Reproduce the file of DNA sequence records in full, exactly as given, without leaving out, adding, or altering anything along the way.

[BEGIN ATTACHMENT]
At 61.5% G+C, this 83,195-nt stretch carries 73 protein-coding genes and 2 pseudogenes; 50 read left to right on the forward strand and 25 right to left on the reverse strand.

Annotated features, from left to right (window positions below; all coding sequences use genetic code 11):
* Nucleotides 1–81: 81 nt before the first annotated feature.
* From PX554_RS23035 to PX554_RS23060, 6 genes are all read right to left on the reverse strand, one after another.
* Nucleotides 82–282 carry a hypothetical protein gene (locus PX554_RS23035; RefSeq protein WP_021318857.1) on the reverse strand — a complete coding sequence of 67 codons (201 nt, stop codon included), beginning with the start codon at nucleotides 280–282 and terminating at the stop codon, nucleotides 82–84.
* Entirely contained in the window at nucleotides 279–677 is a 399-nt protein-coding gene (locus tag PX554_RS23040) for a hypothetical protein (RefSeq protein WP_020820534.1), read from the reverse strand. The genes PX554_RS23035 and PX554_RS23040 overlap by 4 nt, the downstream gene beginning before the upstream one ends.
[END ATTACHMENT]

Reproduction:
At 61.5% G+C, this 83,195-nt stretch carries 73 protein-coding genes and 2 pseudogenes; 50 read left to right on the forward strand and 25 right to left on the reverse strand.

Annotated features, from left to right (window positions below; all coding sequences use genetic code 11):
* Nucleotides 1–81: 81 nt before the first annotated feature.
* From PX554_RS23035 to PX554_RS23060, 6 genes are all read right to left on the reverse strand, one after another.
* Nucleotides 82–282 carry a hypothetical protein gene (locus PX554_RS23035; RefSeq protein WP_021318857.1) on the reverse strand — a complete coding sequence of 67 codons (201 nt, stop codon included), beginning with the start codon at nucleotides 280–282 and terminating at the stop codon, nucleotides 82–84.
* Entirely contained in the window at nucleotides 279–677 is a 399-nt protein-coding gene (locus tag PX554_RS23040) for a hypothetical protein (RefSeq protein WP_020820534.1), read from the reverse strand. The genes PX554_RS23035 and PX554_RS23040 overlap by 4 nt, the downstream gene beginning before the upstream one ends.